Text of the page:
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Heavy D, Patrice O’Neal, Chester McGlockton Black Men and Obesity…

December 4, 2011 by  
Filed under Ent., Music, Opinion, Weekly Columns

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( Over the years, Jamie Dukes, a former NFL offensive lineman, has watched friends, former teammates and colleagues — most of them black men and all of them overweight — die from heart attacks, diabetes and other maladies related to their weight.

There have been seven teammates who he can name off the top of his head. All died before the age of 45. The list begins with Reggie White, the Hall of Fame defensive end who died the day after Christmas in 2004 of cardiac arrhythmia and sleep apnea. He was 43 years old and at least 100 pounds overweight.

White’s death was a “scared-straight” moment for Dukes, who had ballooned to nearly 400 pounds after his playing career, full of years of burning excess  calories on the field and in the weight room, had ended. He had both high blood pressure and high cholesterol. And his doctors offered a grave diagnosis: morbid obesity.

Dukes had good cause for fear. A string of recent deaths of former athletes and entertainers, including the rapper Heavy D, the comedian Patrice O’Neal and former NFL All-Pro defensive tackle Chester McGlockton, highlight what doctors have called a full-blown crisis in the black community and specifically among black men: obesity.

The biggest health care crisis we are facing as a community is the crisis of obesity,” said Dr. Mwata Dyson, a health care consultant based in New York City. “We are behind the eight ball.”

Obesity in the black community has reached epidemic levels, health professionals say. Thirty-seven percent of black men over the age of 20 are obese, according to the Center for Disease Control. The number is even higher for black women: More than half of black women in the same age group are obese. The excess weight can exacerbate other health conditions such as stroke, heart and cardiovascular disease, high blood pressure and diabetes.

And the economic costs of obesity are startling.

Overall obesity-related medical care costs in 2008 for U.S. adults were estimated to be as high as $147 billion, according to the CDC.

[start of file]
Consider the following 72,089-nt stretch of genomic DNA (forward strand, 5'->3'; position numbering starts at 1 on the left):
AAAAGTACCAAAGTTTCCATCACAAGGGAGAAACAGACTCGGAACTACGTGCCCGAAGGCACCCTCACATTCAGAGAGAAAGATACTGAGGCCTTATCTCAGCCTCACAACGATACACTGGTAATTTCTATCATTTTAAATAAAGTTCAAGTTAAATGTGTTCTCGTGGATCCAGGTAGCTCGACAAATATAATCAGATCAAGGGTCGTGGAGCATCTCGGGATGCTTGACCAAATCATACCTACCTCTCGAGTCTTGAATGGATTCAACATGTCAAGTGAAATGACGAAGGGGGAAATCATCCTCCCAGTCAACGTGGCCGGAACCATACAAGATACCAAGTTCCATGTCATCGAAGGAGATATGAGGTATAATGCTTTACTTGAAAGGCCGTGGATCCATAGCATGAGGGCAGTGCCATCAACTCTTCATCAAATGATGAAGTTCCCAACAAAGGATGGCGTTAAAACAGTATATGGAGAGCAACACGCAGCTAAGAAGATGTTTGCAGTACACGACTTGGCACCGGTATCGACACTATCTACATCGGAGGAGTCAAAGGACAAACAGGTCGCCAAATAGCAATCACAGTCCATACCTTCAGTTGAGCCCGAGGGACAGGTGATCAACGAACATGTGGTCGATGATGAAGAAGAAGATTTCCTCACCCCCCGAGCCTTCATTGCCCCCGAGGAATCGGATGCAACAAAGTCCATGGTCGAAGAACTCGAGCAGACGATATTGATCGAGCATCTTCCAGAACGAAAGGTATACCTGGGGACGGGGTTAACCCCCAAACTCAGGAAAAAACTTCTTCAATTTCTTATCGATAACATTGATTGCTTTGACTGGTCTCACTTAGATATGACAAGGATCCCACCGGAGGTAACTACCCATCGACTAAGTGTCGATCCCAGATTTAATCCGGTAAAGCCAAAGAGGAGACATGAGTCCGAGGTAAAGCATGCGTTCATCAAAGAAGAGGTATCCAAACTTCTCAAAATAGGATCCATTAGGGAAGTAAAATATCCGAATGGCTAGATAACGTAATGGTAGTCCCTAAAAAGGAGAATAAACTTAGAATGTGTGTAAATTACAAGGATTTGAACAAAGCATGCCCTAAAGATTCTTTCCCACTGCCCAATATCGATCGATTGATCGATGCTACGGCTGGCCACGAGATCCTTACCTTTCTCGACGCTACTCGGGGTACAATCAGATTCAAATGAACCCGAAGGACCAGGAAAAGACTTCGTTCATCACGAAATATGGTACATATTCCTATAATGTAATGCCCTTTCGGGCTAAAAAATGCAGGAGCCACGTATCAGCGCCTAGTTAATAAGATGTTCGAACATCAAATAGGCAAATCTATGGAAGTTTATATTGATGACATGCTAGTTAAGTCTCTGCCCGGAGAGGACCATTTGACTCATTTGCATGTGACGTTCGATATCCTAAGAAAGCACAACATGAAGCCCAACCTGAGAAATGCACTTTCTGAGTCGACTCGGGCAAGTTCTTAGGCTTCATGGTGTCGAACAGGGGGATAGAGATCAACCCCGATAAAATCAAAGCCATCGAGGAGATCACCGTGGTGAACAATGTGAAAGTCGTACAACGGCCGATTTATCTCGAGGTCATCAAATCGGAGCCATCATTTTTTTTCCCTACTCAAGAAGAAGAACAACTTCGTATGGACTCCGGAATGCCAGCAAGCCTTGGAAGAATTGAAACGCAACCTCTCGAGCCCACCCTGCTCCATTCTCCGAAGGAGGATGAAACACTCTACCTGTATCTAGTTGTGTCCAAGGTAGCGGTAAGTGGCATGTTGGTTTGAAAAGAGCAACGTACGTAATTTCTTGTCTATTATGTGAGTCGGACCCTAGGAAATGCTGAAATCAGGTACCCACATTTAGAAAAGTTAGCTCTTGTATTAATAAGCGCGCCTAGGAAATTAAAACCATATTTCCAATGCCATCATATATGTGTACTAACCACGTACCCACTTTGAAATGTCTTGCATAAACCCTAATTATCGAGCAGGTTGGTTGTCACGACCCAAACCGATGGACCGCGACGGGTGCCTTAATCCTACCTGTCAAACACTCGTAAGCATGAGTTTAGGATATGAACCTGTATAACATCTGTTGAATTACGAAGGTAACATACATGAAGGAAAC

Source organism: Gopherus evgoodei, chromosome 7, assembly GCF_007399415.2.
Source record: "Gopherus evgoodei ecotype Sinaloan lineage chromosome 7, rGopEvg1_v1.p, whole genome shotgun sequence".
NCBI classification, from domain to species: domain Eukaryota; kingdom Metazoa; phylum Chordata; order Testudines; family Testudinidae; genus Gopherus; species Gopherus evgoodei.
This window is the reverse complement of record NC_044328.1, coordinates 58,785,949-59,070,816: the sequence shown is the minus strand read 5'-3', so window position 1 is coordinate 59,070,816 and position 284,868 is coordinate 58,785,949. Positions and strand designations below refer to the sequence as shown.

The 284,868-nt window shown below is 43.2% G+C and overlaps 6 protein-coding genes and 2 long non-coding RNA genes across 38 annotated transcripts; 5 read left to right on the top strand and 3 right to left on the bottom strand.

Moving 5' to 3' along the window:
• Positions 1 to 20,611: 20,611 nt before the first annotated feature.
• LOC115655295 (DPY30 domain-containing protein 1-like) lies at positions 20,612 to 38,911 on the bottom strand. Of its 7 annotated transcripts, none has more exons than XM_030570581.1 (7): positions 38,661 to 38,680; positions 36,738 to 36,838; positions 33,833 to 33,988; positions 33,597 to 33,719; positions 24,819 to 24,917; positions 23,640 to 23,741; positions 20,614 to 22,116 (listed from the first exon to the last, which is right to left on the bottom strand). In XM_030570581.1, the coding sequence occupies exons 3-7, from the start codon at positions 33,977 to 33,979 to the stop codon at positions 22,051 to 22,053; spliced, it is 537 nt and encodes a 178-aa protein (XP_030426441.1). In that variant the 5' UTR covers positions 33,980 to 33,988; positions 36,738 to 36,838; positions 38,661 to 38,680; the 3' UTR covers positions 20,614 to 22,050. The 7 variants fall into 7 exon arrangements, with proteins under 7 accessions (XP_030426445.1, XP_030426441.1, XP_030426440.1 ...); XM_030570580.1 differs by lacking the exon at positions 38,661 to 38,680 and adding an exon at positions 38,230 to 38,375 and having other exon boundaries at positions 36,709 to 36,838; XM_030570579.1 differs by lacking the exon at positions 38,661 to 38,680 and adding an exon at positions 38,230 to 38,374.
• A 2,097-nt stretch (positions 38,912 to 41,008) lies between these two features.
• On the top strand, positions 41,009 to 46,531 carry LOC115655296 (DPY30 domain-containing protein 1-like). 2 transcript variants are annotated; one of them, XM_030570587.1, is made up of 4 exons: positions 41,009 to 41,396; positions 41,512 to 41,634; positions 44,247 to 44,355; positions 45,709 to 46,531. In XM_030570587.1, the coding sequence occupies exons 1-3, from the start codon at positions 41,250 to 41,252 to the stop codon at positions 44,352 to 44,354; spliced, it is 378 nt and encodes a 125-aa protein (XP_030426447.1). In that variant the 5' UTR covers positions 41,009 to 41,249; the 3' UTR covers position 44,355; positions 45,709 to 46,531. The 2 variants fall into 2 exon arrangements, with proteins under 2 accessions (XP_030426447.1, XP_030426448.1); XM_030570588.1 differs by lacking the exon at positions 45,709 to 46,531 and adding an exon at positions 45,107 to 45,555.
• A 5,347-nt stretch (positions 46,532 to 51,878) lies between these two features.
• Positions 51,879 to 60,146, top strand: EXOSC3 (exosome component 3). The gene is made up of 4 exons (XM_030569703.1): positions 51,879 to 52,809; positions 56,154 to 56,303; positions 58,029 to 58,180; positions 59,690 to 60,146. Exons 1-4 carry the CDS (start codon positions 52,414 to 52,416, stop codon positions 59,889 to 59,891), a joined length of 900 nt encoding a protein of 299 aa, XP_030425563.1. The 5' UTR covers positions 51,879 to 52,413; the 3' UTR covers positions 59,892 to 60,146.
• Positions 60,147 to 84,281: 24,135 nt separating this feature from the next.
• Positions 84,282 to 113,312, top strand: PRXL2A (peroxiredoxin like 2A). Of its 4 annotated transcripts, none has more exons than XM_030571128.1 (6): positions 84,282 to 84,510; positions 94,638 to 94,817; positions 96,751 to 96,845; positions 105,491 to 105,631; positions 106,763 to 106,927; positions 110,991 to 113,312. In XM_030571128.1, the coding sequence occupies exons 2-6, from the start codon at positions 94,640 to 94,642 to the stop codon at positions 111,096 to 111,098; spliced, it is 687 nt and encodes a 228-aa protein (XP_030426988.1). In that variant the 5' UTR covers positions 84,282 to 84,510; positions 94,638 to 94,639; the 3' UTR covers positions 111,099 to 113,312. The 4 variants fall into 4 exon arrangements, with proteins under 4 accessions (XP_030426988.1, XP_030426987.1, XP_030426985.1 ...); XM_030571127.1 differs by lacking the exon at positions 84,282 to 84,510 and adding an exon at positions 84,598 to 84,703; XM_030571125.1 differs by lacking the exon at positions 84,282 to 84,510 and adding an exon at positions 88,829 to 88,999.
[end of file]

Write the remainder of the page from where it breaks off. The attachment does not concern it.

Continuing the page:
Dyson said the past decade has seen an obesity explosion in the black community, and that the number of obese African Americans — and all Americans for that matter — is expected to continue to climb over the next 10 years as well.

He said there are many reasons for the widespread obesity among black Americans, from misinformation about food choices and lack of access to fresh produce to a number of cultural factors, such as collective body image.

Within the black community we appear to gauge being overweight as being sexy, as in this is just my blackness — We have hips and have curves and are not trying to be like these European models,” Dyson said. “Heavy D was the overweight lover, which is fine for marketing and selling records, but unproductive for sending images that tell black men to live healthier lives.”

Heavy D reportedly died of complications related to pneumonia. O’Neal died of complications related to stroke, and he had been public about living with diabetes. The reason behind McGlockton’s death has yet to be determined, but since leaving the NFL he had struggled to maintain a healthy weight. In 2007 he underwent Lap-Band surgery, which limits the amount of food that one can consume. Toward the end of his playing career, McGlockton was listed at 335 pounds.

Dukes, who spent the majority of his 10-year career with the Atlanta Falcons, faced a critical moment when his doctor delivered his diagnosis: If he did not change his ways, he could die. The message rang crystal clear. He had friends who were dying off. His wife and children feared the worst. So he decided to take action. He started exercising again, adopted a healthier diet and controlled his portion sizes. In 2008 he underwent a procedure similar to McGlockton’s. Since then he has lost well over 100 pounds.

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2 Responses to “Heavy D, Patrice O’Neal, Chester McGlockton Black Men and Obesity…”
  1. Kamala Jones says:

    Chester McGlockton is, I believe, more of an issue about steroids than obesity. No one wants to talk about how PEDs and brain trauma are killing football players.

  2. GaryW says:

    The black community has always had a backward view of what is considered good or acceptable. The of subject ” Obeseity” is just another example. Many have always stated that black men love fat over weight women and vice versa. Nothing about being over weight is good or attractive, the toll it takes on your personal health is staggering. The major problem is that too many blacks don’t eat healthy foods or even pay attention to their diet. Until black people start taking note of their personal being this will only continue.

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